In 1991, Disney struck gold with “Beauty and the Beast.” The film enchanted audiences and critics alike, and raked in several hundred million dollars along the way, but also upended expectations of what an animated film could be.
BEVERLY HILLS, Calif. (AP) - In 1991, Disney struck gold with “Beauty and the Beast.” The film enchanted audiences and critics alike, and raked in several hundred million dollars along the way, but also upended expectations of what an animated film could be.
Not only did the New York Times theater critic controversially call it the best Broadway musical score of the year (spurring an actual Broadway show three years later), it also was the first-ever animated film to be nominated for a best picture Oscar.
Over a quarter century later, the legacy endures but times have changed, and there’s a new “Beauty and the Beast” on the block. Out March 17, the film is a lavish live-action reimagining of the “tale as old as time” with state-of-the-art CG splendor, Howard Ashman and Alan Menken’s classic songs and score (and a few new tunes with Tim Rice), and a modern social consciousness.
The film stars “Harry Potter’s” Emma Watson as the bookish heroine Belle, who yearns for adventure outside of the confines of her “small provincial town” and “Downton Abbey” alum Dan Stevens as the cursed and cold Beast. Their supporting cast is a coterie of veterans, including Kevin Kline (Maurice), Emma Thompson (Mrs. Potts), Ian McKellen (Cogsworth), Audra McDonald (Madame Garderobe), Stanley Tucci (Maestro Cadenza) and Ewan McGregor (Lumiere).
That Disney’s specific vision for “Beauty and the Beast” has lived on is no surprise, and its 13-year run on Broadway helped keep it in the cultural consciousness.
“It’s genuinely romantic, a genuinely beautiful story,” Menken said of its lasting appeal.
And then there’s the nostalgia aspect. For many (including the cast), this was a seminal childhood film.
Luke Evans (Gaston) saw it when he was 12, Josh Gad (LeFou) when he was 10, and Gugu Mbatha-Raw (Plumette) when she was 8. Suffice it to say, they all knew the lyrics to the songs before they were cast.
The remake is also part of the Walt Disney Company’s ongoing strategy to mine their vaults for animated fare worthy of live-action re-creations. “Mulan,” ”The Little Mermaid,” ”Aladdin” and “The Lion King” are just a few already in the works.
But that doesn’t mean there weren’t worthy updates to be made in “Beauty and the Beast.” Director Bill Condon (“Dreamgirls”) delighted in rooting the story in a specific time and place - 1740 France - and adorning every last corner of the production with Rococo and Baroque details.
Technology advances allowed the production to render household objects that look believable when brought to life. The Beast’s look, meanwhile, was achieved by combining performance capture and MOVA, a facial capture system, meaning Stevens throughout production walked on stilts and sported a prosthetic muscle suit with a gray body suit on top. (Yes, he danced in this getup).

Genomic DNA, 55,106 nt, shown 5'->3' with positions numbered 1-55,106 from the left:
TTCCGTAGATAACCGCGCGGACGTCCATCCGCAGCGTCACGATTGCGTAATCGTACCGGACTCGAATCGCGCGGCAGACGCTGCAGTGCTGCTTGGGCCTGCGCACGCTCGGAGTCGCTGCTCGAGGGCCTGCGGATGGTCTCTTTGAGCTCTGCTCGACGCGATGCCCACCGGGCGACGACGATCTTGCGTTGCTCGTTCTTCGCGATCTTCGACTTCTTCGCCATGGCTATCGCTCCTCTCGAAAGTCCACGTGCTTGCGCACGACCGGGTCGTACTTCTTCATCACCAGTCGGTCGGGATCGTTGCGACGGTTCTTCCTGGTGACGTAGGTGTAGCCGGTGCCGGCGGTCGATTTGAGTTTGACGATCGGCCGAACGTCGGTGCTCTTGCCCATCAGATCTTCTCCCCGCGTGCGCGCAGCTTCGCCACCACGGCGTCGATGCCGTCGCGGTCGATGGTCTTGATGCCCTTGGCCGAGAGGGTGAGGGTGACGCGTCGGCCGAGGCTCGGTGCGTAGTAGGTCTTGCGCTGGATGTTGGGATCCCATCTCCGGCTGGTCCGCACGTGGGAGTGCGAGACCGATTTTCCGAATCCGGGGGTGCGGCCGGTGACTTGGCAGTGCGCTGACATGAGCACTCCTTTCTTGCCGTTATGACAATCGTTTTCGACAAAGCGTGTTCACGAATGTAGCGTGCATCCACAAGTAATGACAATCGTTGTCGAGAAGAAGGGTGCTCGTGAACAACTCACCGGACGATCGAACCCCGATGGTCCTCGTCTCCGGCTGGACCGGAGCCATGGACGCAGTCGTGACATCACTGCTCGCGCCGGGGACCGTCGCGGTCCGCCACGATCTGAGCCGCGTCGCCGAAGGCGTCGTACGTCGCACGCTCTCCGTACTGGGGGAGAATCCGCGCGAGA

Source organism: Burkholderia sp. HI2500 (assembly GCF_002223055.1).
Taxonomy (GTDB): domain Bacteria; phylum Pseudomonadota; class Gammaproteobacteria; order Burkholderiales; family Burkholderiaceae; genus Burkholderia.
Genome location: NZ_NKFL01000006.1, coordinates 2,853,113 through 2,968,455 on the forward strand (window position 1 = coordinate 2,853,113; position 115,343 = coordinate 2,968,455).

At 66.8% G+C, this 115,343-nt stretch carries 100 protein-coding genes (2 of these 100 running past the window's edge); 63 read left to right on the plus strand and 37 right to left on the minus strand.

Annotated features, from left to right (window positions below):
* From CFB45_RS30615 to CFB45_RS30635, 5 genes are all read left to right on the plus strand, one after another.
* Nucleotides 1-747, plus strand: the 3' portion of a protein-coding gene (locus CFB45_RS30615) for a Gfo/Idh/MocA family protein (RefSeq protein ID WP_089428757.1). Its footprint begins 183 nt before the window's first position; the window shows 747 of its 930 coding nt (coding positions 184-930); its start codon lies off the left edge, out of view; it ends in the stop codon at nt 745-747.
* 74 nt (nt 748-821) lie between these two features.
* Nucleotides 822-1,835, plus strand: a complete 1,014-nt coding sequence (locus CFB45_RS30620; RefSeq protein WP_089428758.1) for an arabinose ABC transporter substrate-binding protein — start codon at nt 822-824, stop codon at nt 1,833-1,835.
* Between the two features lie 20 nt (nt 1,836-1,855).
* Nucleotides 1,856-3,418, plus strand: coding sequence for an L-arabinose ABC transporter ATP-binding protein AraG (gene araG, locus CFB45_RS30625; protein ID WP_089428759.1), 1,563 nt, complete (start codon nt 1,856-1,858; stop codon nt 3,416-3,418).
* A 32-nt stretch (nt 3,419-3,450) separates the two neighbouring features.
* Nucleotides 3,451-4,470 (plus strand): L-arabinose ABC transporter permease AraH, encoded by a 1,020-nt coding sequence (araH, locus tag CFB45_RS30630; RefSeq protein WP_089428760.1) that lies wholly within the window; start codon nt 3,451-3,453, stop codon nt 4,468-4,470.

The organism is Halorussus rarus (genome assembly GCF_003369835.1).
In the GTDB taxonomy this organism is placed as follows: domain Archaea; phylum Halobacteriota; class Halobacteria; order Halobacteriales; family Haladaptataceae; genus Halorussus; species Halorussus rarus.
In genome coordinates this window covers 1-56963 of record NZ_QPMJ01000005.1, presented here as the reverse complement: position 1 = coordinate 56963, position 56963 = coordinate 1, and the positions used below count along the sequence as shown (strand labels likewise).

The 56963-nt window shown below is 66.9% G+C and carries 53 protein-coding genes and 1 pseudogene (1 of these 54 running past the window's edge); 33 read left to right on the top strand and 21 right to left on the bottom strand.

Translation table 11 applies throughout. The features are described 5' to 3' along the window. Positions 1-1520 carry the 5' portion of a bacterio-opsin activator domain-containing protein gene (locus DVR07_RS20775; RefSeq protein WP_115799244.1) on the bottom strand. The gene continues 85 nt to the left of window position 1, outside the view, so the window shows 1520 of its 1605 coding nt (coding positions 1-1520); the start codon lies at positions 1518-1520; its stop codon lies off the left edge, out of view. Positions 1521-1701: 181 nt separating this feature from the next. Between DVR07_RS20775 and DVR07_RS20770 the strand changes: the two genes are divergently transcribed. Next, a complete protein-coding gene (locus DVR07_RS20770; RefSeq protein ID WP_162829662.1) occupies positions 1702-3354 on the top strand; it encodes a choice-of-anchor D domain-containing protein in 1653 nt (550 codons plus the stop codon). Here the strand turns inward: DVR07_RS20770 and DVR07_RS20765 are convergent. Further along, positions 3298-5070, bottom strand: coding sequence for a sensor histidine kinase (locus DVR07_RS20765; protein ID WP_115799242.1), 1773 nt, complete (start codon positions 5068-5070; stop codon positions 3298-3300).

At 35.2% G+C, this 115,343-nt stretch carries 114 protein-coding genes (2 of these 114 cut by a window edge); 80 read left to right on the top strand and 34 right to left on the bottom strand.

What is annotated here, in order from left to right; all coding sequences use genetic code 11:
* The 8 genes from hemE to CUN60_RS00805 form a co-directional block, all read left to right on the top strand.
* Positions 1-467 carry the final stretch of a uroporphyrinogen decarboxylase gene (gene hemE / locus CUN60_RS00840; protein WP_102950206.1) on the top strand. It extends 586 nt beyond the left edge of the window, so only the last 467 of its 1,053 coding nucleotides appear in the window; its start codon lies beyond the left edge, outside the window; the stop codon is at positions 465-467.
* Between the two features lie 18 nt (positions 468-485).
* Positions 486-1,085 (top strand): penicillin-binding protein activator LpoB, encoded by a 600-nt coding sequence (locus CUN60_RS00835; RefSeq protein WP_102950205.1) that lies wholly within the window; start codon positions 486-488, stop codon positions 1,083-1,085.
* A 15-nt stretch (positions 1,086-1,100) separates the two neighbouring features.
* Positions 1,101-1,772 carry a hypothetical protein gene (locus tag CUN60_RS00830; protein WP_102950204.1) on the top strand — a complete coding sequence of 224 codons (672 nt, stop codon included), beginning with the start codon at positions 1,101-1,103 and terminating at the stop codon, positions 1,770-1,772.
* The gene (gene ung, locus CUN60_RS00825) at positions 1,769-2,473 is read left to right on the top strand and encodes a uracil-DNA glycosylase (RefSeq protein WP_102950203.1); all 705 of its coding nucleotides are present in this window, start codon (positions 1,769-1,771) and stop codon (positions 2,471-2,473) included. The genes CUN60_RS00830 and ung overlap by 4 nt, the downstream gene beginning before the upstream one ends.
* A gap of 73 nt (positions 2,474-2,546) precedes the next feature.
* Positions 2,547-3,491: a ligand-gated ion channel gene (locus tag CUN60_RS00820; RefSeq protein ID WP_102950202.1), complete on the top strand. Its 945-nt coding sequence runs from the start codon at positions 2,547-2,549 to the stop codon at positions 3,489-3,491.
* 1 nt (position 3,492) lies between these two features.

The characters are more fleshed out as well. The Beast gets a backstory. As does Belle, whose independence looked refreshingly radical in ‘91 and goes even further here.
“She’s a 21st century Disney princess. She’s not just a pretty girl in a dress,” Evans said. “She’s fearless and needs no one to validate her.”
That the woman behind the character is also the UN women’s goodwill ambassador only adds to its resonance.
“I think Emma’s an incredible role model for young girls, as somebody who has two daughters but also has a young son who I want to grow up with these values instilled,” Stevens said.
And, in a tribute to Ashman, who died of complications relating to AIDS at age 40 before the ‘91 film came out, the production even unearthed forgotten lyrics from his notes, which they’ve added to two songs in the new film - “Gaston” and “Beauty and the Beast.”
While many of the beats, and even lines, remain the same as in ‘91, the world looks more diverse from the very first shots. Faces of all races can be seen both in the grand castle and the country town.
“(Condon) wanted to make a film that was resonant for 2017, that represents the world as it is today,” said Mbatha-Raw.
Much has been made, too, of LeFou’s subtle “gay moment,” which put the internet in a tizzy far ahead of anyone actually seeing the film. On one side, GLAAD was applauding, on the other, a Facebook page apparently belonging to the Henagar Drive-In Theatre in Henagar, Alabama, announced that it would not be showing the film.
Many in the production have backed away from the topic entirely.
“To define LeFou as gay … nobody who sees the movie could define it that way. He’s enthralled with Gaston,” Menken said. “I’m happy that LeFou is getting so much attention. But I pray that this stupid topic goes away because it’s just not relevant with any respect to the story. Even the one moment that’s being discussed is just a silly little wink. It’s nothing.”
For his part, Gad thinks it’s been “overblown,” too, and that the story is more about “inclusiveness” and not judging a book by its cover.
“It’s a story with a lot of wonderful messages, and, really once you watch the film, anyone who is wondering what it’s all about will understand that it’s a beautiful story, inclusive of everyone. It’s a legacy that I’m proud to be part of,” Evans added.
“But you can judge Gaston by his cover,” he said with a smirk. “That’s exactly who he is.”
Follow AP Film Writer Lindsey Bahr: www.twitter.com/ldbahr
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